“For I am the least of the apostles, who am not worthy to be called an apostle, because I persecuted the church of God. But by the grace of God I am what I am, and His grace toward me was not in vain; but I labored more abundantly than they all, yet not I, but the grace of God which was with me” (1 Corinthians 15:9,10).
DEEP WITHIN US THERE SEEMS TO BE A NEED TO MAKE PROGRESS. We appear to have a basic, built-in drive to get to higher and higher levels of quality — and we’re unhappiest when our lives have come to a standstill. The word “frustrated” means that we’ve stopped, we’ve been blocked in our effort to move toward something that’s important to us. The things that frustrate us are often obstacles of our own making, but even so, frustrated people are unhappy people. When we’re not getting better and doing better, we don’t like being a human being.
From the standpoint of spiritual realities, sin is obviously the root of the problem. It is the fundamental explanation for both our failure to grow as we need to and the feeling of frustration that inevitably follows. When all has been said and done, it is God our Creator toward whom we must move and in whom we must grow. Apart from a right relationship with Him, no progress we can make will mean anything in the end. “Unless the Lord builds the house, they labor in vain who build it” (Psalm 127:1).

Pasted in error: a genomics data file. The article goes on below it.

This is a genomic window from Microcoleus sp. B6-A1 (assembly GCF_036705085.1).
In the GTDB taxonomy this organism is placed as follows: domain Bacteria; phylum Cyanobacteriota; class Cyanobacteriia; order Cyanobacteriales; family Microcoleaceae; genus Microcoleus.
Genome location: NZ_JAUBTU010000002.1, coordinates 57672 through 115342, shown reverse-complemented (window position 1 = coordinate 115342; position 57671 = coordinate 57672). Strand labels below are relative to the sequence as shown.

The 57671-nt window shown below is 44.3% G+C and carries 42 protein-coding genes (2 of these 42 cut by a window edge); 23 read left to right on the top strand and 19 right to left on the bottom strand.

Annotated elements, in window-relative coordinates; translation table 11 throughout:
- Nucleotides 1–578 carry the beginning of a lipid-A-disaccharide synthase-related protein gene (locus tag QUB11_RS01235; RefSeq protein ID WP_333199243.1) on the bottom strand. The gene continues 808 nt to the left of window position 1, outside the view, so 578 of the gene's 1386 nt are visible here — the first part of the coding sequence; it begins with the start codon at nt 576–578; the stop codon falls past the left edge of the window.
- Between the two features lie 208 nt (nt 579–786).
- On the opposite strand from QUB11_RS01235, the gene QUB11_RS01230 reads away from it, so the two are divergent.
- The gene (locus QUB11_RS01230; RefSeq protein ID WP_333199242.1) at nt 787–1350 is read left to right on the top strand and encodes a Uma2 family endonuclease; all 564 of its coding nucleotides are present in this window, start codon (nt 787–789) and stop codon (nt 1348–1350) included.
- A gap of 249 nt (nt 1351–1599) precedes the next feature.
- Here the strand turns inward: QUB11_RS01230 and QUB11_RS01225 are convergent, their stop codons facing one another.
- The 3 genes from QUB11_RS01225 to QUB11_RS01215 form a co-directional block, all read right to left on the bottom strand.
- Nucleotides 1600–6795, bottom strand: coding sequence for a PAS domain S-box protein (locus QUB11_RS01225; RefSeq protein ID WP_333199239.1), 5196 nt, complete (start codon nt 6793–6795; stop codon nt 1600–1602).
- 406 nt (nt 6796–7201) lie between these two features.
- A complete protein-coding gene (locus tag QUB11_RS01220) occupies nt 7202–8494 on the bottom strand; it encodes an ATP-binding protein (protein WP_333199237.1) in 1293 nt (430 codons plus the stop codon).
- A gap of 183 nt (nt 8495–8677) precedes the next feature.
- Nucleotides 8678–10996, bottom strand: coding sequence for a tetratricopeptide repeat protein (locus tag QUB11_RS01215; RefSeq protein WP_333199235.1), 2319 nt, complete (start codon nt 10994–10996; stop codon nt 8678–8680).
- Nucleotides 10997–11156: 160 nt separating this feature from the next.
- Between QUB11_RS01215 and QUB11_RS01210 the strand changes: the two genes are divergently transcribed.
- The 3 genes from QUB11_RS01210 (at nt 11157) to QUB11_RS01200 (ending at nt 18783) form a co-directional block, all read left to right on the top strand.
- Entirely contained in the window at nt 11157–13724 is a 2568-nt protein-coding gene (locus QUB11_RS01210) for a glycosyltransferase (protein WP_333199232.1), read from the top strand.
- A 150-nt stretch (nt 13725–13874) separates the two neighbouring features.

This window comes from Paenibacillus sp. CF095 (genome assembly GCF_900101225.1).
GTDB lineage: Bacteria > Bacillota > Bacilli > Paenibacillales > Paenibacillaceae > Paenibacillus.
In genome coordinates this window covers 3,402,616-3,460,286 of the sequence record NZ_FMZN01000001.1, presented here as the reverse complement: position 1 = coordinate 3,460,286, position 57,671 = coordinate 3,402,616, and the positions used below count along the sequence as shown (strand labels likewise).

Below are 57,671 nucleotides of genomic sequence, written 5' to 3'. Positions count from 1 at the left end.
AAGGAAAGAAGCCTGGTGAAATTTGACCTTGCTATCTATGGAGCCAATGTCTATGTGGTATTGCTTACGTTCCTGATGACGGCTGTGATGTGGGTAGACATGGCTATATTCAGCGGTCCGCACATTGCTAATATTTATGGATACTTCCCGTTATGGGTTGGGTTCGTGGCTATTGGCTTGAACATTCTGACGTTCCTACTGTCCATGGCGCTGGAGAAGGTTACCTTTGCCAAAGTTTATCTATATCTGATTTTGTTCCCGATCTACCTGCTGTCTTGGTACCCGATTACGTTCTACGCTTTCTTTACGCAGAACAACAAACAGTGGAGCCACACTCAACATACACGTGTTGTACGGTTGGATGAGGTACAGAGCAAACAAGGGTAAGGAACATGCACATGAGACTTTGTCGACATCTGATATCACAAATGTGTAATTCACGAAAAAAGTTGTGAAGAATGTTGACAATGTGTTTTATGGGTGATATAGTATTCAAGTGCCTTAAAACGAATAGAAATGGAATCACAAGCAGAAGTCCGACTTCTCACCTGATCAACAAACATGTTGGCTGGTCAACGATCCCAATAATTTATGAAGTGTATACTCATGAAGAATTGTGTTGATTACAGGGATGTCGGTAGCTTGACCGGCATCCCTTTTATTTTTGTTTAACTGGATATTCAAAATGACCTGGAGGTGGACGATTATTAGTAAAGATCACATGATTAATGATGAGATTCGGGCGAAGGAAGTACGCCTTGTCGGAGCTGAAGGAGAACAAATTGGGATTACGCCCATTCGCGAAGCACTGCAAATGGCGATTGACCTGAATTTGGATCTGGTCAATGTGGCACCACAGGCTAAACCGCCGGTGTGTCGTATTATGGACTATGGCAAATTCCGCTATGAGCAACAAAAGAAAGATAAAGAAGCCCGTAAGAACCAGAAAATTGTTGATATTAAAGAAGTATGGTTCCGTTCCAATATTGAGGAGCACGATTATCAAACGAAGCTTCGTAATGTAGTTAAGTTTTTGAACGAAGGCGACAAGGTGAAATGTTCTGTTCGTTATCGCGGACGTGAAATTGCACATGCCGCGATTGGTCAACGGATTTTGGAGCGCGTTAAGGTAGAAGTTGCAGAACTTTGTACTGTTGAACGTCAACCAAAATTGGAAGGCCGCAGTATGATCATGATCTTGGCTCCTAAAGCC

Yet even when we acknowledge the primary role God must play in our progress, we sometimes still don’t move ahead. We fail to see the need on our part to take the spiritual steps we could take and to make the progress that is available to us each day. We can’t, in this life, be perfect. But we can make progress. We can improve. We can make each day better than the last. We can make the conscious decision to upgrade something about our character and conduct every day. We can reach forward. We can determine that the grace God has shown us will not have been in vain.
One way to understand the corruption by which sin destroys the human spirit is to think of it as a “stagnation.” When we cease to move toward God, we stagnate. When we’re not improving and making progress, we decay into a motionless death. To be delivered from this stagnation means that we are given God’s help to get up and get going again — toward Him.
“Holiness is not the end of progress, but deliverance from standing still” (G. Campbell Morgan).